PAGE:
Canada: Protecting Foreign Trademarks

Last Updated: May 27 2015
Article by John McKeown

A recent decision of the U.K. Supreme Court has confirmed that a foreign plaintiff who brings an action for passing-off must establish that it does business with customers within the U.K. in order to succeed.

The Facts

The appeal arose from a decision that we discussed in our newsletter in January 2013. Click here to read the discussion.

The appellants are members of a substantial group based in Hong Kong. Since March 2006 the appellants have provided a closed circuit Internet protocol television service in Hong Kong in association with the trademark NOWTV. By 2012 the appellants had spent substantial sums on marketing and NOWTV had become the largest paid TV operator in Hong Kong with more than 1.2 million subscribers and approximately 200 channels.

While the appellants did not directly provide their service in the U.K., a number of Chinese speaking individuals permanently or temporarily resident in the U.K. in 2012 were aware of the NOWTV service. In addition, U.K. residents could access the appellant's website and download programming. The programming was also available, free of charge, on the appellants "channel" on the Youtube website. Finally, some of the appellants programming had been made available on various international airlines which flew into the U.K.

The appellants had been giving consideration to expanding their NOWTV subscription service into the U.K. since 2009. In June 2012 the appellants launched a NOW player "app" in the U.K. on its website and at the Apple App Store.

In March 2012 the respondents announced that they intended to launch a new Internet protocol television service under the name NOWTV. The signal was to be delivered by a standard broadband connection and was launched in mid-July 2012.

The Proceedings

The appellants brought proceedings for trademark infringement and passing off but the action was dismissed. With respect to the appellants claim for passing-off, the trial judge found that the appellants had not established the existence of goodwill in the U.K.

The appellants appealed from this decision and eventually took the matter to the U.K. Supreme Court. This issue before the Supreme Court was whether the appellants needed only to establish a reputation among a significant section of the public within the U.K. or whether, as the courts below had found, the appellants must establish a business with customers in the U.K. There was conflicting jurisprudence in the common law world concerning this issue and it was said to be a particularly significant issue in the age of global electronic communication.

The Decision

Based on existing precedents in the United Kingdom the court reaffirmed that the law in that jurisdiction is that a claimant in a passing-off action must establish that it has actual goodwill in the U.K. and that such goodwill involves the presence of clients or customers in the U.K. for the products or services in question. In addition, where the claimant's business is abroad, people who are in the U.K. but who are not customers of the claimant in the U.K., will not do, even if they are customers of the claimant when they go abroad. This is consistent with applying a very territorial approach to the concept of goodwill.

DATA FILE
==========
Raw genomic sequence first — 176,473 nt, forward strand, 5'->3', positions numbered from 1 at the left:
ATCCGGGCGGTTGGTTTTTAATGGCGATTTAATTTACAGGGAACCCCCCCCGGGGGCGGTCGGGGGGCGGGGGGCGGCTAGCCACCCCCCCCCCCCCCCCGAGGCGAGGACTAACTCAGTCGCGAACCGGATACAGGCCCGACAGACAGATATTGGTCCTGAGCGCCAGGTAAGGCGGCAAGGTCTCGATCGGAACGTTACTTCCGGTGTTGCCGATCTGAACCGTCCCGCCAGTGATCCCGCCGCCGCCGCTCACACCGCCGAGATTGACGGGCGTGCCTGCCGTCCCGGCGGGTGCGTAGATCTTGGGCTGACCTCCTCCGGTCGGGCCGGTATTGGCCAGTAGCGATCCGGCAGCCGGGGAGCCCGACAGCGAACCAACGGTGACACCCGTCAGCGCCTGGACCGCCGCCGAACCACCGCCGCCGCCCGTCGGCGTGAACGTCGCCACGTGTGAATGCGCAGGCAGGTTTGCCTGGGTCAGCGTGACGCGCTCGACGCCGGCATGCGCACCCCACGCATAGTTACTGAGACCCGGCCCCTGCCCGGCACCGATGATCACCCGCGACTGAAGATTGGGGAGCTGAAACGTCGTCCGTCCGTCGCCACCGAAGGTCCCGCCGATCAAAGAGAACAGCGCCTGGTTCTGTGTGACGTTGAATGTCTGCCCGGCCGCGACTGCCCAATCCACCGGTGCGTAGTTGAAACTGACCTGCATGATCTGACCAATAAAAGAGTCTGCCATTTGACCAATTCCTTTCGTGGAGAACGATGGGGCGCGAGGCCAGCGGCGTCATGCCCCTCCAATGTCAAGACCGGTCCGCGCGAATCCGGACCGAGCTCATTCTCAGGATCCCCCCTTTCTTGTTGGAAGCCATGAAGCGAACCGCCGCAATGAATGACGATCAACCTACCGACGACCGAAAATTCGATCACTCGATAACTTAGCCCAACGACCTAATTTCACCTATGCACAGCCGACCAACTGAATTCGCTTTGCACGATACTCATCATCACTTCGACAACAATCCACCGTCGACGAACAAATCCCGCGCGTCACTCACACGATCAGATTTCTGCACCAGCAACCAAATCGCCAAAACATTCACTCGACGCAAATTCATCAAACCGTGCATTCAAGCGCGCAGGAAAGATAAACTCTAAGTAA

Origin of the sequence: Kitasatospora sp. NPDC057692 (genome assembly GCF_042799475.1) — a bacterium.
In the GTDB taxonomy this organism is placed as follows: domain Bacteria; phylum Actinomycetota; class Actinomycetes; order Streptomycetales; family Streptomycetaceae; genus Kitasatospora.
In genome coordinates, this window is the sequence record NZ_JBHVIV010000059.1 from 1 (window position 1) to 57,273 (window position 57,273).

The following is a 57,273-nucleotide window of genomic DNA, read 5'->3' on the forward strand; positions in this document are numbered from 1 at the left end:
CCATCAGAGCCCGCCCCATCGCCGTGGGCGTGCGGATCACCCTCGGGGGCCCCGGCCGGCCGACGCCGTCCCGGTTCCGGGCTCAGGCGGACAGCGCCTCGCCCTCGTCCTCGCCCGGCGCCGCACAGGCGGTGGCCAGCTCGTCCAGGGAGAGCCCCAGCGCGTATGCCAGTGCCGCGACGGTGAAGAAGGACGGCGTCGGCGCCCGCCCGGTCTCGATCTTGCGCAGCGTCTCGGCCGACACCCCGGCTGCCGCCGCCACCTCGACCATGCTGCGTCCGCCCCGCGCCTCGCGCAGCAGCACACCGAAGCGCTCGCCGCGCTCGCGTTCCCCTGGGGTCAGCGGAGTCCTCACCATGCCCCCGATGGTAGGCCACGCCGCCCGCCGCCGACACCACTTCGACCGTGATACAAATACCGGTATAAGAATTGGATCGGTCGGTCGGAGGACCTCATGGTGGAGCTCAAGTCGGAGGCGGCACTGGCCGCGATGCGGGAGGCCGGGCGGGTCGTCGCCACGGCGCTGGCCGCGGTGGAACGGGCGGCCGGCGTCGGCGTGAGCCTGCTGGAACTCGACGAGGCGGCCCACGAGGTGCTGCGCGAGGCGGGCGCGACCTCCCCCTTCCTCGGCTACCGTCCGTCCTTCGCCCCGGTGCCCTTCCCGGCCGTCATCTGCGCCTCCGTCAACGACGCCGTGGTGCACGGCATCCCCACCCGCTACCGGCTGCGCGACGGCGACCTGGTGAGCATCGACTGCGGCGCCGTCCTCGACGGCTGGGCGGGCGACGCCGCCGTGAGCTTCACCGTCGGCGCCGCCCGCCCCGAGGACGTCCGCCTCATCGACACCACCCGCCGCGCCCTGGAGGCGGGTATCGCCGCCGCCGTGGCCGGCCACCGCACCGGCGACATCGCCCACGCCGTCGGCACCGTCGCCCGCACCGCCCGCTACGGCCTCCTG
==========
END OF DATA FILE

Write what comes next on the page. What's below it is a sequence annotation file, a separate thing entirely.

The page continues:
Interestingly the appellants relied on a decision of the Ontario Court of Appeal. In that case the defendant relied on the position taken in English cases in an attempt to justify its attempt to secure the plaintiff's trademark in Canada. The plaintiff did not carry on business in Ontario but was well known in Ontario. The court refused to adopt the English position and concluded that the defendant was precluded from taking the plaintiff's mark in Canada.

The court said that it was nothing more than speculation to try to explain the differences between the English decisions which required business activity by the foreign plaintiff in the U.K. and Canadian and U.S. cases which did not adopt a similar approach. It was observed that perhaps in the various North American jurisdictions, the places where the plaintiffs and the defendants carried on business had substantially more in common with respect to language and other cultural features, including consumer attitudes, than do the places from which the parties in the English cases came. Having regard to the travel patterns of the population and mass advertising through television, radio and various publications, the flow of trans-border goodwill was almost inevitable in North America. The English cases involve foreign plaintiffs who were separated from England by the Atlantic Ocean or the English Channel and it is possible that this was an underlying factor in the development of the relatively "hardline" position followed in the English Cases.


It will be interesting to see what effect the decision of the U.K. Supreme Court will have in North America. While a decision is not binding, traditionally decisions of that court and its predecessor, The House of Lords, have been persuasive, particularly in Canada.

The content of this article is intended to provide a general guide to the subject matter. Specialist advice should be sought about your specific circumstances.

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John McKeown
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